Of course, when you need to throw down, that’s where the spirit possessing you serves quite the purpose. It gives Akito paranormal power to fight back against malicious Visitors and Yokai. Most enemies cannot be killed outright. You have to chip away their physical form and then rip out or destroy a spirit core inside to fully dispatch them. To this end, the spirit supplies you with a wind blast to start that can be fired at foes at range. However, you eventually also collect a spirit bow, fire and water elements, melee abilities, special techniques for destroying spirit cores at close and long range, and more. Getting stronger includes dispatching visitors, but also saving adrift human souls that can be found throughout the city.

Traveling through Tokyo is also an expansive freeform affair. The fog that dematerialized everyone lays thick in areas and will damage you if you touch it, cutting you off from freely exploring the city at will, but by finding and purifying Torii gates in various regions, you can lift the fog from an area and make more of the map explorable. As you do, more main missions, side missions from random spirits, and various other discoverable opportunities open up for your exploration. It’s a vast city, but the incremental way by which you unlock more to explore made it feel less overwhelming for what I saw.

Spiritual awakening

Ghostwire: Tokyo feels so much more expansive than I ever expected, but it’s also oozing style and substance throughout. I only got to play two chapters so far, but the narrative of Akito and the spirit possessing him trying to survive this paranormal city and find his sister have me hooked. If that wasn’t enough, the gorgeous visuals of the city and the interesting adaptation of ghosts, demons, and paranormal legend make me want to continue to see what kind of horrors lay deeper in the fog. I only scratched the surface of what Ghostwire: Tokyo has to offer. Now I’m all in to see where the spirits take me.


These preview impressions are based on an early PS5 version supplied by the publisher. Ghostwire: Tokyo is slated to come out on PS5 and PC on March 25, 2022.

Senior News Editor

TJ Denzer is a player and writer with a passion for games that has dominated a lifetime. He found his way to the Shacknews roster in late 2019 and has worked his way to Senior News Editor since. Between news coverage, he also aides notably in livestream projects like the indie game-focused Indie-licious, the Shacknews Stimulus Games, and the Shacknews Dump. You can reach him at tj.denzer@shacknews.com and also find him on Twitter @JohnnyChugs.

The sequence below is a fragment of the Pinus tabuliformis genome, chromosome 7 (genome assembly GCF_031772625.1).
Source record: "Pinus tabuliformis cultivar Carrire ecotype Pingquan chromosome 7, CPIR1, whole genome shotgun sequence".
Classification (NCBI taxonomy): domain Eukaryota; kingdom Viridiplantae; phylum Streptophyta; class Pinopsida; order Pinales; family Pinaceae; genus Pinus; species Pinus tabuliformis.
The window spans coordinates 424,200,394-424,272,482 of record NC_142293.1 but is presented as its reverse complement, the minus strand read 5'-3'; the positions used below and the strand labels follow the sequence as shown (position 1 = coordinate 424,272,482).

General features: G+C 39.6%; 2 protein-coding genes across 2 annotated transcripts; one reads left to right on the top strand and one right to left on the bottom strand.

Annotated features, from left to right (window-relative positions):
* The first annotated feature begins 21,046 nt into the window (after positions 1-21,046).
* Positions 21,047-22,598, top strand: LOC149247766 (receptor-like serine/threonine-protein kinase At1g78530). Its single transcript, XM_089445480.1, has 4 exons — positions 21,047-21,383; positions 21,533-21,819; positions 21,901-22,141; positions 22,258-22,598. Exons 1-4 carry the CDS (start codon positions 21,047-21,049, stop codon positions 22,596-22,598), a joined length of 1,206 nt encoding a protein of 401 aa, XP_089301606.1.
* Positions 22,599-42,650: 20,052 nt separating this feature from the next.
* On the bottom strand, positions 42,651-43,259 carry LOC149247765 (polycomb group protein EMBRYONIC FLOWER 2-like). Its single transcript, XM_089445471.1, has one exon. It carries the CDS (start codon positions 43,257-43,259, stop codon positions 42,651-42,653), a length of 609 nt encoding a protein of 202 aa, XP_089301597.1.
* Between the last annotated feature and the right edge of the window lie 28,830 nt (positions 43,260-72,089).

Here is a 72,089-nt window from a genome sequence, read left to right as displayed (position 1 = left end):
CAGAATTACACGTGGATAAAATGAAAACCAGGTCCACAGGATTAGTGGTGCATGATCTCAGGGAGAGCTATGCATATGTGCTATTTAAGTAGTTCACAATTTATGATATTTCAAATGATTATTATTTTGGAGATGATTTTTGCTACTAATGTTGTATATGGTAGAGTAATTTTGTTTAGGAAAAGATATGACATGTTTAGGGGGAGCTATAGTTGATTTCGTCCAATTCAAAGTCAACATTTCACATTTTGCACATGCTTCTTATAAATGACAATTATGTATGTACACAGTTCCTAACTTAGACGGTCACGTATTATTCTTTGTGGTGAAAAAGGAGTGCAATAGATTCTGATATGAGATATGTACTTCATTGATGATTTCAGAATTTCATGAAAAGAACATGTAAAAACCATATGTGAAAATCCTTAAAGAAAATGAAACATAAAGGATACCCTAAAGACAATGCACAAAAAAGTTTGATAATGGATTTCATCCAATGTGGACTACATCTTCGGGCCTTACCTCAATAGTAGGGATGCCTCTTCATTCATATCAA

From The Chatty
  • reply
    March 14, 2022 7:00 AM

    TJ Denzer posted a new article, Ghostwire: Tokyo has us hungry for more horror after a spooky sample

    • reply
      March 14, 2022 11:29 AM

      Awesome, My body is ready + https://www.youtube.com/watch?v=z-BkrwO_Dck :)

    • reply
      March 14, 2022 11:35 AM

      Any game that has anything similar to F.E.A.R.'s unsettling atmosphere is an automatic must-play for me. Really looking forward to Ghostwire!

    • reply
      March 14, 2022 11:59 AM

      This has been on my radar for a bit. Anyone know of deals for buying (or maybe even pre-ordering)?

    • reply
      March 14, 2022 3:19 PM

      Were you able to explore the UI options? I truly hope they allow us to configure which elements we can see on the screen, as I've discovered from Elden Ring, I love getting lost and exploring without having quest markers breathing down my neck.

      Somewhat related, I'm also hoping their keybinding config for PC is flexible and doesn't fall into similar trappings of "console first, PC after" titles.

      • reply
        March 14, 2022 3:21 PM

        Also, I think the article link in the YouTube video description leads to the wrong article

      • reply
        March 14, 2022 4:00 PM

        There is an entire section of the options menu dedicated the UI with toggles for a lot of the information that you can turn off and on as you please, including compass, player info (health, power), game info (quests), and minimap. There were also options for adjusting font and minimap size. Good suite of options for what you're looking for I think.